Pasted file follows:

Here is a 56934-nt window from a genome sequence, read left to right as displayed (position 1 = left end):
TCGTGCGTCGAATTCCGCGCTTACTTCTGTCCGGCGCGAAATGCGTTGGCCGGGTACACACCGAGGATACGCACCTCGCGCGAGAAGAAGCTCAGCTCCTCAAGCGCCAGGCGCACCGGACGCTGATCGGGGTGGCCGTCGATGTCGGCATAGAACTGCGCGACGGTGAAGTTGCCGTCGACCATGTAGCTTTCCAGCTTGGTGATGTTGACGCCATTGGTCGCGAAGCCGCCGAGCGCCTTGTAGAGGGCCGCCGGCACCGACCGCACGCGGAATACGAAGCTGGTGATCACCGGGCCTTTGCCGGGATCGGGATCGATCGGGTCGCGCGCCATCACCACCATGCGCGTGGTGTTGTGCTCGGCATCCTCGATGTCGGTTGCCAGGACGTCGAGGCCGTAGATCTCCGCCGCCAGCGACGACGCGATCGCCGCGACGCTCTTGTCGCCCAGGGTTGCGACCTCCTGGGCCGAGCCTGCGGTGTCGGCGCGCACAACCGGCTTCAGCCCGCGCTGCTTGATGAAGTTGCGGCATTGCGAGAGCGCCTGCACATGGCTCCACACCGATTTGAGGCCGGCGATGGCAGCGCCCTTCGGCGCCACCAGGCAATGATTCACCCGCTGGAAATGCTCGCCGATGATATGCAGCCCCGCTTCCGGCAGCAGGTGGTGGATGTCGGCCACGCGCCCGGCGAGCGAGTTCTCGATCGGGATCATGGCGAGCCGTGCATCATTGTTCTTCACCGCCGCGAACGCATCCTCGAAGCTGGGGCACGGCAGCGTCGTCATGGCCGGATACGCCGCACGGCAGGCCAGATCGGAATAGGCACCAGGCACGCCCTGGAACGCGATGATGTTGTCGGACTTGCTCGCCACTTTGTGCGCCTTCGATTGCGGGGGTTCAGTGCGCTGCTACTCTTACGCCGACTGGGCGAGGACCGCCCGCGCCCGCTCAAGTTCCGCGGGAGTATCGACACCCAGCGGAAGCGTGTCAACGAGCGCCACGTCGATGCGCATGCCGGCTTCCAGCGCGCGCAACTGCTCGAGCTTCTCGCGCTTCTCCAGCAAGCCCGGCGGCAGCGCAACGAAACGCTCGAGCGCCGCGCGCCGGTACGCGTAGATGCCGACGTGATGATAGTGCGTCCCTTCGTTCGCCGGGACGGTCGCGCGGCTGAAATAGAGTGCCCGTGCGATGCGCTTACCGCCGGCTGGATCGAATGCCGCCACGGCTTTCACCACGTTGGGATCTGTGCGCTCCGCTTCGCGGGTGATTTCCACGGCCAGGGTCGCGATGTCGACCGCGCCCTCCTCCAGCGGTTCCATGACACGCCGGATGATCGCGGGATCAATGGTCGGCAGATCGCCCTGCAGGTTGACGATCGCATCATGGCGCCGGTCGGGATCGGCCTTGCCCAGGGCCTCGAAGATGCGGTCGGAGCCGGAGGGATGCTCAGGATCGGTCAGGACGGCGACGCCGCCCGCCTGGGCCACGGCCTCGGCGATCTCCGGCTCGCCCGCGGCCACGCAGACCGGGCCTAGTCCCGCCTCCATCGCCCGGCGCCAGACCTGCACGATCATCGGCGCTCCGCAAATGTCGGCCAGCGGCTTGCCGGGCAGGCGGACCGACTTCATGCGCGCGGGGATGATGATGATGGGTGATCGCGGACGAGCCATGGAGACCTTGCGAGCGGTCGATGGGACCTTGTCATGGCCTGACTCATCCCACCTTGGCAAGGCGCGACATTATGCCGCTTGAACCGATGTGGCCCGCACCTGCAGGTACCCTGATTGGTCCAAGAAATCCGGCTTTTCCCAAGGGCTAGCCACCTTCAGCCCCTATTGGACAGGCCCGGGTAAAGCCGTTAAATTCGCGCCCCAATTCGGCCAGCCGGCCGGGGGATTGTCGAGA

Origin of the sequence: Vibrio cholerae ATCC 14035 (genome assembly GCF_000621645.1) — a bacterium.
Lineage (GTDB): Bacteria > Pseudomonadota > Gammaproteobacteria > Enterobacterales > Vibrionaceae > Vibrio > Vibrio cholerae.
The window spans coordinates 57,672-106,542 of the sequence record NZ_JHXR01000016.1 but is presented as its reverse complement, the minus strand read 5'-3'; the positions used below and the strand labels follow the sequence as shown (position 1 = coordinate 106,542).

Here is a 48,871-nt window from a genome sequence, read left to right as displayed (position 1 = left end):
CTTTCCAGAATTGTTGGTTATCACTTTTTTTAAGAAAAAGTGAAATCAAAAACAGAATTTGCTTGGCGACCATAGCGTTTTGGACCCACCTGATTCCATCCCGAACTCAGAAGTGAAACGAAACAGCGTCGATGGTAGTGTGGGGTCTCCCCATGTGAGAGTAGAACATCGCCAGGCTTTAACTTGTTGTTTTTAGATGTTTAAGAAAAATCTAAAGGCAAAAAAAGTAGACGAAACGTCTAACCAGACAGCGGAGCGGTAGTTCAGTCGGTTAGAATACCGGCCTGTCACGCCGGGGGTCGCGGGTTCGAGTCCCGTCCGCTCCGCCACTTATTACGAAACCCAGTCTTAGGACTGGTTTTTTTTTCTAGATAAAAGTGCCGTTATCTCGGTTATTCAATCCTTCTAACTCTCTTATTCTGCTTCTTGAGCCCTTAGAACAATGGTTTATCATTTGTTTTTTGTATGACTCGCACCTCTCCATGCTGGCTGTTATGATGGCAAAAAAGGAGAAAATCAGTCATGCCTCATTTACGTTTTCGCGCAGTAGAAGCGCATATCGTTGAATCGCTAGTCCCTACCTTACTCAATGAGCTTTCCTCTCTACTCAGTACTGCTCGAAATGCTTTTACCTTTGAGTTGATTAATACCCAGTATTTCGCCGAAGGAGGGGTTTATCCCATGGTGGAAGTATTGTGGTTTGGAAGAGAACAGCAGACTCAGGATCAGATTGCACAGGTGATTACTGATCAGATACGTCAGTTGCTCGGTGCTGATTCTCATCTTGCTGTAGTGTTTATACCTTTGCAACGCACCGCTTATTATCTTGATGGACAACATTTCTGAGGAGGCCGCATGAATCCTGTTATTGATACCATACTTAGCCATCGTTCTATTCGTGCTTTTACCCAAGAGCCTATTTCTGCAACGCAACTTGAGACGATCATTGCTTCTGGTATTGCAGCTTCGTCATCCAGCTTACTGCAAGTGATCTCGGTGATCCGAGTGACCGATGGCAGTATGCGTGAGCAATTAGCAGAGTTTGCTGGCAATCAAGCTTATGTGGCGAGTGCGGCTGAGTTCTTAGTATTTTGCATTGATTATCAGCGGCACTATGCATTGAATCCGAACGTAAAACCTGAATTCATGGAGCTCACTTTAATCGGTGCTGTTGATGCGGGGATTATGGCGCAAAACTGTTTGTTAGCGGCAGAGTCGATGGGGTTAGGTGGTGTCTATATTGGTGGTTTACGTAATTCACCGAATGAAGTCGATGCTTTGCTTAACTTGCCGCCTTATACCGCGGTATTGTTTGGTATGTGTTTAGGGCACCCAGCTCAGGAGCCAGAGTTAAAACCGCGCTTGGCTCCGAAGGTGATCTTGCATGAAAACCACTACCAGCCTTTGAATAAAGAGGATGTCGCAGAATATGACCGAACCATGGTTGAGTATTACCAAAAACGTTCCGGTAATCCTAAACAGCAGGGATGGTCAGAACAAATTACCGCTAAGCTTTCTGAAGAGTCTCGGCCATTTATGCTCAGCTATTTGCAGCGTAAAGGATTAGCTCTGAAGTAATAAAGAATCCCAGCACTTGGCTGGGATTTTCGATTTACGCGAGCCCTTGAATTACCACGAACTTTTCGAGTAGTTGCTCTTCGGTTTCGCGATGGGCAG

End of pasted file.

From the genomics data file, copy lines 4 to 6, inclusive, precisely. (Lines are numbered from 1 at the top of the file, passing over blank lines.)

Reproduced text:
Lineage (GTDB): Bacteria > Pseudomonadota > Gammaproteobacteria > Enterobacterales > Vibrionaceae > Vibrio > Vibrio cholerae.
The window spans coordinates 57,672-106,542 of the sequence record NZ_JHXR01000016.1 but is presented as its reverse complement, the minus strand read 5'-3'; the positions used below and the strand labels follow the sequence as shown (position 1 = coordinate 106,542).

Here is a 48,871-nt window from a genome sequence, read left to right as displayed (position 1 = left end):